by Rebecca S. Ohnemus, MAA, CRA, research officer at University of the Incarnate Word
When it's your first time attending a professional conference, things can feel… well… overwhelming. There are few (if any) familiar faces. Everyone else seems to know where they are going, while there you are: walking up the wrong staircase—bewildered—and getting frowns from the convention center staff.
The first friends I made at the PRIM&R 2014 Advancing Ethical Research (AER) Conference were during the Common Ground Networking Lunch. While wandering around, trying to find a seat, I ended up taking an empty spot at a table for those at governmental agencies. The people already seated were warm, welcoming, and immediately waved off my concern that I didn't work at a similar institution.
I knew my seating choice was fate when the woman to my right peeked at my badge and said, "San Antonio! I'm from San Antonio, too!" We chatted for a while, talked about the types of projects that were common at our institutions, the challenges of implementing new systems, and (of course) how much warmer the weather was in Texas.
When we said our goodbyes, we promised to keep in touch, continue to share our experiences, and help build a collaborative relationship between our institutions. Little did we know, within two months we would be working together.
This started, as most of my adventures do, with a panicked phone call from an investigator: "Rebecca, what's a Federalwide Assurance? Do we have one of those? What about an IRB number? Or do we just have an IRB, but not a number?"
After answering the questions, I asked, "So, whatcha working on?"
Anyone who has ever asked that question braces for a few different possibilities, ranging from a quick reply to being invited to work on the project. This was somewhere in between.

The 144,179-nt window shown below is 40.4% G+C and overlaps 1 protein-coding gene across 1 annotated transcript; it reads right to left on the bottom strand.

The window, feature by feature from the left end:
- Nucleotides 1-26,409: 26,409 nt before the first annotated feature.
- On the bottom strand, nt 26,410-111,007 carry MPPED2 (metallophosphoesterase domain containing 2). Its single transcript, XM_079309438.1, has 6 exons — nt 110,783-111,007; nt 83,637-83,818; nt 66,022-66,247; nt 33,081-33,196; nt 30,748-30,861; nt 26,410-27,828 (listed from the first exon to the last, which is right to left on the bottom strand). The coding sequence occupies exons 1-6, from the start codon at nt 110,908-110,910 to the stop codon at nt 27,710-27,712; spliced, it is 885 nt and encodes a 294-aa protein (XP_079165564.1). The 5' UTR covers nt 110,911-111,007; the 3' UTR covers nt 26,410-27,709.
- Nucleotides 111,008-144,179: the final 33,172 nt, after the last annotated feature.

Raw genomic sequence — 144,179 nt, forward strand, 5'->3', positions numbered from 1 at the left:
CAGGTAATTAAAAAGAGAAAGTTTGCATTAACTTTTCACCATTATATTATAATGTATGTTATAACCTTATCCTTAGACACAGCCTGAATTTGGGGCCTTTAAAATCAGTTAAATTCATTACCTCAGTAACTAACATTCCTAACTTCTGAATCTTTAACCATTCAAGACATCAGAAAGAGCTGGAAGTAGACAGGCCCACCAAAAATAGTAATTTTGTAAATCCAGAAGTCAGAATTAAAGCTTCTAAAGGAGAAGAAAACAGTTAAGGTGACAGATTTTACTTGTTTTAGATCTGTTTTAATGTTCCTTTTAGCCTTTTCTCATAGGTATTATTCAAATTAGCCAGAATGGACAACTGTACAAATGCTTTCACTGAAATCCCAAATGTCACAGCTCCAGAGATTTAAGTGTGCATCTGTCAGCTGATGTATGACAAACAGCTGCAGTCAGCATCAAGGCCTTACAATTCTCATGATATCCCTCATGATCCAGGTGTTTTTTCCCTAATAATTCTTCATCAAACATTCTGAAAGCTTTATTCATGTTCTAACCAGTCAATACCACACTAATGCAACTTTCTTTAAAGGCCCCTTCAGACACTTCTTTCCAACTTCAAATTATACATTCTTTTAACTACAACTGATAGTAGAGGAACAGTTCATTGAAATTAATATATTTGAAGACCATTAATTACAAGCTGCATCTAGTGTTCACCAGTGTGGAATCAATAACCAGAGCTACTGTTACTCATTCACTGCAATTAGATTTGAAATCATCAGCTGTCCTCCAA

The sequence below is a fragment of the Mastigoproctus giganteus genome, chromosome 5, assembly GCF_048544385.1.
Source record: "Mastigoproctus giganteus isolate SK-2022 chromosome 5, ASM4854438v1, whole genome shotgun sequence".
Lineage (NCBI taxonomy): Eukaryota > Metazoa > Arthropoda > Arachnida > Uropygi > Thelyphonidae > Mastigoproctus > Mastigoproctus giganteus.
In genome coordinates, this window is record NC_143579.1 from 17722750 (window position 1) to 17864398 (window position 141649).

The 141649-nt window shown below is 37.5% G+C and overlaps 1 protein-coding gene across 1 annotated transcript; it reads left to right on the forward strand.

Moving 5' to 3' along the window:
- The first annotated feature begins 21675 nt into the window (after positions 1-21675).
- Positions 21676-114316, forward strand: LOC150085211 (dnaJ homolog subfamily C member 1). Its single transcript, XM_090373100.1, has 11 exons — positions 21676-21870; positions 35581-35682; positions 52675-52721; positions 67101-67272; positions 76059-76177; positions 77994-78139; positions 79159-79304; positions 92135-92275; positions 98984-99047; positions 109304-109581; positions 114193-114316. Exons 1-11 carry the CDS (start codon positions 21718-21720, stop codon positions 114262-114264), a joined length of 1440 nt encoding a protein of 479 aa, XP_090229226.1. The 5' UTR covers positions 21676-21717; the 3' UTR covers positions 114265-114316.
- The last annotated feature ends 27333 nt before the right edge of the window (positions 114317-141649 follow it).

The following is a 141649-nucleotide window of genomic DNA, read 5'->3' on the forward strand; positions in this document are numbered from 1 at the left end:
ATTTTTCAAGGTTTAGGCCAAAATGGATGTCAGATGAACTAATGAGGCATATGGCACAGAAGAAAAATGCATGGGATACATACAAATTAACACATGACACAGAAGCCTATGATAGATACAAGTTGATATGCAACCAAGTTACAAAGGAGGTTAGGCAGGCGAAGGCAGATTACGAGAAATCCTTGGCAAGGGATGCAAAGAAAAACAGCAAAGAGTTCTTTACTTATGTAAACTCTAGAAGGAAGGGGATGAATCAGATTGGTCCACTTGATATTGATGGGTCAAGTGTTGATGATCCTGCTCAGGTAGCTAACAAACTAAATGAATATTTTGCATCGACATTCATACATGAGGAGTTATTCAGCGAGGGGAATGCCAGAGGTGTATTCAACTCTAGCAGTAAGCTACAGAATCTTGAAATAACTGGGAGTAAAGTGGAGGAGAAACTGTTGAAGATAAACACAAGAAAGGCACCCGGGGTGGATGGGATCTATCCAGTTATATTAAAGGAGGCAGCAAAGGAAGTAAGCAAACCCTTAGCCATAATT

I was added to an email string, received a few messages from the other parties involved, and had one of those moments where your eyes narrow, you turn your head to the side, and think, "Wait a minute, I know you!"
I'm sure you have all experienced the difference between working with someone and working with someone you already know, even if you only know the person casually. The tiny roots of a relationship are already in place, allowing conversations to move more quickly, existing trust to be built upon, and a sense that the person you're working with isn't just another person – they're familiar.
Once paperwork was signed on our end, there wasn't a thought of mailing it:
"Would you like for me to bring it over? It would be great to see you again and catch up for a moment.
"Oh, of course! I can show you around and introduce you to everyone here. They will be glad to meet you."
The short delivery visit ended with a tour of the facility and introductions to IRB administrators, IACUC administrators, internal auditors, and a few researchers who were visiting. "This is Rebecca, she's at Incarnate Word," always followed by, "we were at the PRIM&R AER Conference together."
Now, I wouldn't say the kindnesses I was shown and ease of working together we felt were due exclusively to meeting at AER14, but it would be foolish to discount the value of having people who were already professionally acquainted working on the project. The way I was introduced—"we were at the PRIM&R AER Conference together"—seemed to convey a larger sense of mutual trust in our working relationship. So while it was just luck that I chose the "wrong" table that day at lunch, it certainly turned into a strong professional connection that benefited my researcher, my institution, and me.